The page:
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    The Legacy Of 'Borking' - Attack Ads On Supreme Court Nominees Damages Judicial Credibility
    By News Staff | June 16th 2009 12:00 AM | Print | E-mail | Track Comments
    In 1987, Robert Bork became the target of an organized, special interest smear campaign aimed at ruining his chances for being confirmed by the Senate as a Supreme Court justice.   Since then, a tit-for-tat approach has made Supreme Court appointments a political football.

    These politicized Supreme Court nomination battles have eroded public support of the high Court and a study of public reactions during the Samuel Alito nomination process shows it is only going to get worse.

    In a new book, researchers reveal how television advertisements that opposed Alito's nomination in 2005 had a disturbing side effect: Many people who viewed those highly political ads become less supportive of the Supreme Court as an institution.

    The reason seems to be that, in the minds of many viewers, the ads reduced Supreme Court justices to just "politicians in robes," said Gregory Caldeira, co-author of the book and professor of political science at Ohio State University.  "Americans have long believed that Supreme Court justices are above politics.   Anything that drags the Court into ordinary politics, such as these ads, damages the esteem of the institution."

    The results of this study have renewed significance now, with the recent nomination of Sonia Sotomayor to the high Court,  Caldeira said.  

    The Sotomayor nomination may not generate as many ads from partisan interest groups as the Alito nomination did because she is Hispanic – a critical constituency for both Republicans and Democrats.  But for proponents of abortion or racial quotas, for example, the makeup of the Supreme Court is an especially big issue, and that may lead some conservative groups to believe it is worth it to attack Sotomayor as too liberal.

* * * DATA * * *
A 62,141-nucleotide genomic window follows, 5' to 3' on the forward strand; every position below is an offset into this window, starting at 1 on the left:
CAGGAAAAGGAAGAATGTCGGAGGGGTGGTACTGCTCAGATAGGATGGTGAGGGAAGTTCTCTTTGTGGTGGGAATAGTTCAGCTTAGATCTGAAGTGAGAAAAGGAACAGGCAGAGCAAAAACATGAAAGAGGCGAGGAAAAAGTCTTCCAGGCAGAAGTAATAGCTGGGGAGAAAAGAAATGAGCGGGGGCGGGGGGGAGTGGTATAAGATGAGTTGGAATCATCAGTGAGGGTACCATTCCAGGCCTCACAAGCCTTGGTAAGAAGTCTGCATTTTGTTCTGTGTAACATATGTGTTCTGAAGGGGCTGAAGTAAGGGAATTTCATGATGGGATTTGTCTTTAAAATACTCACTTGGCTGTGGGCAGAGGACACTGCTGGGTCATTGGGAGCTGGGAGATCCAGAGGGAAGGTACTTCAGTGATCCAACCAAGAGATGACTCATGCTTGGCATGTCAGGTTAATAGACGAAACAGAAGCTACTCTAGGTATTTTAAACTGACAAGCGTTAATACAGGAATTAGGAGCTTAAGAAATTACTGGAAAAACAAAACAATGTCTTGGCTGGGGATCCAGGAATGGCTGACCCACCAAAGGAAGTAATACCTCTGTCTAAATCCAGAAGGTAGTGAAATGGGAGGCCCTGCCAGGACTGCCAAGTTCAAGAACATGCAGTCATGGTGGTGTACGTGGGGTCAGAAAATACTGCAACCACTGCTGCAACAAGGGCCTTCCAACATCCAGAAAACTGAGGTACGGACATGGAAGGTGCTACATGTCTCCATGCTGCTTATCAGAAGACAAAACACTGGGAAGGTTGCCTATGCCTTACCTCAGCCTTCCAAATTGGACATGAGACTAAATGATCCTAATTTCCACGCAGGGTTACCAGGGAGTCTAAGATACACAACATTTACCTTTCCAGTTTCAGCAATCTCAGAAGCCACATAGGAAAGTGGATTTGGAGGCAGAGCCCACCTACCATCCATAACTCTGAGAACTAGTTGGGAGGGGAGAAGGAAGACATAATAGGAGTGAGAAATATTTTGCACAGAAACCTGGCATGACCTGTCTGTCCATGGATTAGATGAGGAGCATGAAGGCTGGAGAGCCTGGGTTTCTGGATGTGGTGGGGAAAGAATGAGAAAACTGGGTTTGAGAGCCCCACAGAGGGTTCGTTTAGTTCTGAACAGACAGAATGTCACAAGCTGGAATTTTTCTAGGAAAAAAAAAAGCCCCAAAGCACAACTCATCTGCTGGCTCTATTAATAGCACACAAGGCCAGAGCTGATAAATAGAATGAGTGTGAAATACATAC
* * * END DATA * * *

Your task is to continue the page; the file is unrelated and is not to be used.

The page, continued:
"If interest groups air attack ads against Sotomayor, that could undermine some of the public support for the Supreme Court, just as they did against Alito," he said.

    In the summer of 2005, the researchers surveyed a representative group of 1,001 Americans concerning their knowledge and beliefs about the U.S. Supreme Court. When Chief Justice William Rehnquist died in September 2005, the researchers knew they had an opportunity to study how the nomination of a new justice would affect public opinion of the Court.

    In January 2006, the researchers re-interviewed more than 300 of the original survey participants to see if their views of the Supreme Court changed after the nomination of Samuel Alito, who became a justice on January 31, 2006.

    Many participants were interviewed a third time in May and June 2006.

    In the first survey, about 69 percent of participants showed general support for the Supreme Court, researchers found. But substantial proportions of Americans changed their views of the Supreme Court after the Alito nomination.